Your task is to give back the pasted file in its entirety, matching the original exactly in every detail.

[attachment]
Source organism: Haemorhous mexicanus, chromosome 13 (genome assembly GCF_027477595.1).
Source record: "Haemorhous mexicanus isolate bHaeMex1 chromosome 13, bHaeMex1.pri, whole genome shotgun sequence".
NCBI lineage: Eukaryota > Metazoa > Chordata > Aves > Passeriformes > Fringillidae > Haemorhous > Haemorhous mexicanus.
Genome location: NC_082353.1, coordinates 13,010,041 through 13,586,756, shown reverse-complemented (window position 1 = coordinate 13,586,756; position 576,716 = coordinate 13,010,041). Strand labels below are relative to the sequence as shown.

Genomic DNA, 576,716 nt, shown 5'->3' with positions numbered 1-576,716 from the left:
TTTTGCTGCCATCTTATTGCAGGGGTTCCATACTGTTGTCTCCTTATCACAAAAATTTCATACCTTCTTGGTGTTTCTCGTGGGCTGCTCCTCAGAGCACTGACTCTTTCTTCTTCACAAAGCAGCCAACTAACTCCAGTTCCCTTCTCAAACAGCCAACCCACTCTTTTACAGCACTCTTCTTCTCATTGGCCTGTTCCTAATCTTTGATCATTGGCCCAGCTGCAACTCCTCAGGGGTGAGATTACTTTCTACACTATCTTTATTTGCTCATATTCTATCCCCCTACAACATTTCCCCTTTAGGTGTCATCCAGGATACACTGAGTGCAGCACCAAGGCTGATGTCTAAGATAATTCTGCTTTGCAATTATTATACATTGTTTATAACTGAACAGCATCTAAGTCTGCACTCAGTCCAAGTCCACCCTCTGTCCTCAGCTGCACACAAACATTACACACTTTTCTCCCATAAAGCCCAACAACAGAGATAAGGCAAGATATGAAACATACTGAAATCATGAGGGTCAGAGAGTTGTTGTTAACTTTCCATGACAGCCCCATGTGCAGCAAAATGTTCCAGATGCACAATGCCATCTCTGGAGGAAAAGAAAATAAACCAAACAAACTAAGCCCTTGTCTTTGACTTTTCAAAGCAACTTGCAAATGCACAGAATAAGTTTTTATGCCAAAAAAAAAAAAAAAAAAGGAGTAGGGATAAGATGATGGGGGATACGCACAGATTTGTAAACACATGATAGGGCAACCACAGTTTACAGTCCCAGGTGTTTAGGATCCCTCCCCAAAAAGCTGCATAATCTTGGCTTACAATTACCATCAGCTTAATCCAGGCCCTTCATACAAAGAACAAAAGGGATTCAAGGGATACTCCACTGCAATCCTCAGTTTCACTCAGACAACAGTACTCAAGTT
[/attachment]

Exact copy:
Source organism: Haemorhous mexicanus, chromosome 13 (genome assembly GCF_027477595.1).
Source record: "Haemorhous mexicanus isolate bHaeMex1 chromosome 13, bHaeMex1.pri, whole genome shotgun sequence".
NCBI lineage: Eukaryota > Metazoa > Chordata > Aves > Passeriformes > Fringillidae > Haemorhous > Haemorhous mexicanus.
Genome location: NC_082353.1, coordinates 13,010,041 through 13,586,756, shown reverse-complemented (window position 1 = coordinate 13,586,756; position 576,716 = coordinate 13,010,041). Strand labels below are relative to the sequence as shown.

Genomic DNA, 576,716 nt, shown 5'->3' with positions numbered 1-576,716 from the left:
TTTTGCTGCCATCTTATTGCAGGGGTTCCATACTGTTGTCTCCTTATCACAAAAATTTCATACCTTCTTGGTGTTTCTCGTGGGCTGCTCCTCAGAGCACTGACTCTTTCTTCTTCACAAAGCAGCCAACTAACTCCAGTTCCCTTCTCAAACAGCCAACCCACTCTTTTACAGCACTCTTCTTCTCATTGGCCTGTTCCTAATCTTTGATCATTGGCCCAGCTGCAACTCCTCAGGGGTGAGATTACTTTCTACACTATCTTTATTTGCTCATATTCTATCCCCCTACAACATTTCCCCTTTAGGTGTCATCCAGGATACACTGAGTGCAGCACCAAGGCTGATGTCTAAGATAATTCTGCTTTGCAATTATTATACATTGTTTATAACTGAACAGCATCTAAGTCTGCACTCAGTCCAAGTCCACCCTCTGTCCTCAGCTGCACACAAACATTACACACTTTTCTCCCATAAAGCCCAACAACAGAGATAAGGCAAGATATGAAACATACTGAAATCATGAGGGTCAGAGAGTTGTTGTTAACTTTCCATGACAGCCCCATGTGCAGCAAAATGTTCCAGATGCACAATGCCATCTCTGGAGGAAAAGAAAATAAACCAAACAAACTAAGCCCTTGTCTTTGACTTTTCAAAGCAACTTGCAAATGCACAGAATAAGTTTTTATGCCAAAAAAAAAAAAAAAAAAGGAGTAGGGATAAGATGATGGGGGATACGCACAGATTTGTAAACACATGATAGGGCAACCACAGTTTACAGTCCCAGGTGTTTAGGATCCCTCCCCAAAAAGCTGCATAATCTTGGCTTACAATTACCATCAGCTTAATCCAGGCCCTTCATACAAAGAACAAAAGGGATTCAAGGGATACTCCACTGCAATCCTCAGTTTCACTCAGACAACAGTACTCAAGTT